You know sometimes when you are trying to convince yourself to take some action that you are really fearful about taking you’ll say to yourself, “What’s the worse thing that can happen?” Well, had I asked myself that question before inviting this young lady to lunch, I can tell you for sure that I would not have imagined an event nearly as embarrassing as having a bright red Wendy’s straw protruding from my nose. Since that day at Wendy’s, I’ve never been able to take any consolation or encouragement from the “what’s the worst that can happen” question. Some things are so bad that there is no way you can predict them ahead of time.
Now this story would be entertaining enough if it ended right here. Unfortunately, I apparently decided to destroy any hint of personal dignity or self-respect that remained – I mean I guess I REALLY want to make as big a fool of myself as I possibly could. Go big or go home, right? So I proceeded to remove the straw from my nostril and, realizing that I didn’t want to put my mouth on the end that had lodged in my nasal cavity, I turned the straw upside down and, trying to be as nonchalant as possible, placed the straw back into my beverage and took a big sip through the clean end.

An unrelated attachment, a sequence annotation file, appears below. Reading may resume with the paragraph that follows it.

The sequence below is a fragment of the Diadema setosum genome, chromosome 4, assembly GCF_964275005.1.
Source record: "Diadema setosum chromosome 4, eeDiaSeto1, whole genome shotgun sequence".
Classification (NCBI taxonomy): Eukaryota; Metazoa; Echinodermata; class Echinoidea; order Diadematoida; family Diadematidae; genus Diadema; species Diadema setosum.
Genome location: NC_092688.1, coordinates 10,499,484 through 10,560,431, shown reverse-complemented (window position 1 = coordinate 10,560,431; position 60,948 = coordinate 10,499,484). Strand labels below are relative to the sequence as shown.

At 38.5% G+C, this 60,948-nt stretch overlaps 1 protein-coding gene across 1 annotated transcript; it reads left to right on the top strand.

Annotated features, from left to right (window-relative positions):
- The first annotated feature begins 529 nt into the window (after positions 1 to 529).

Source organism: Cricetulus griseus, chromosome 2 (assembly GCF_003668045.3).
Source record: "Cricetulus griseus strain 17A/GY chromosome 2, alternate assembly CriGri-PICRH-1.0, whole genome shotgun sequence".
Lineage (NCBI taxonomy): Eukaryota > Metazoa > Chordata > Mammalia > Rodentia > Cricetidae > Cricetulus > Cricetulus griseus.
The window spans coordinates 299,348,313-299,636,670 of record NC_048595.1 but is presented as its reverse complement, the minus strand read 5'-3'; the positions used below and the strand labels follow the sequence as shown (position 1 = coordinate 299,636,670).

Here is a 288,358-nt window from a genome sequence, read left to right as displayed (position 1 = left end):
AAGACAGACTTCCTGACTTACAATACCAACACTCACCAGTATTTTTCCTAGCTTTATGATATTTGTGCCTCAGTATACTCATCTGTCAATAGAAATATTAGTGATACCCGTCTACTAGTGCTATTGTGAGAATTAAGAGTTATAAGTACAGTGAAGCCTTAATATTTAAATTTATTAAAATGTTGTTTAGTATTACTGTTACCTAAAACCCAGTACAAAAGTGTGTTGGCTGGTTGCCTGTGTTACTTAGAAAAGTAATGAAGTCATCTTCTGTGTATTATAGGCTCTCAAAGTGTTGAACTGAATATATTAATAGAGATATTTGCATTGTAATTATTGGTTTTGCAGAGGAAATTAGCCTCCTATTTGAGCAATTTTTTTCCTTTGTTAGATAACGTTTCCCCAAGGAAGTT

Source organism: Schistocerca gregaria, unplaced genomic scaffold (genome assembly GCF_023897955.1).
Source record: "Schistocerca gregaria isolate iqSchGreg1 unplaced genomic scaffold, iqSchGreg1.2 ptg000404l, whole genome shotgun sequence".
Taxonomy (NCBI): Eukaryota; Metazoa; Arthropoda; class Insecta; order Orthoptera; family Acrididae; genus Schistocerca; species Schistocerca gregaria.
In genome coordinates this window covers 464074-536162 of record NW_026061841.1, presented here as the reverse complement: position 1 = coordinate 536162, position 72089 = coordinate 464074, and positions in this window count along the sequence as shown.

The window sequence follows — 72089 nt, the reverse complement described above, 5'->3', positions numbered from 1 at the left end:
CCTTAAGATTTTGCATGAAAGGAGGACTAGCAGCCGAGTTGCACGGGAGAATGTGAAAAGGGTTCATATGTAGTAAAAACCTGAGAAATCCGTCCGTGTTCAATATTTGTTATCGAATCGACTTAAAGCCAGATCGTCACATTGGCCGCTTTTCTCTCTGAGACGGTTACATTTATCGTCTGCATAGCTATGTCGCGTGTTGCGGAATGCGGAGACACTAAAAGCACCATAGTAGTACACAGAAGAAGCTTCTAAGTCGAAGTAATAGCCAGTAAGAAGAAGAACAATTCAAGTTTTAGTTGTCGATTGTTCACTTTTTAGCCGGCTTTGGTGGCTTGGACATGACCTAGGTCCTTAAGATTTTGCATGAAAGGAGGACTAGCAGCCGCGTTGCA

It took my brain a second to realize what I had just done. But when I did, the bottom dropped out of my stomach and I could feel the tingling in my face as it changed from pale white to crimson red. Oh how badly I wanted to jump up and run as fast and far away as possible. And since that instant, I have been a sworn enemy of straws.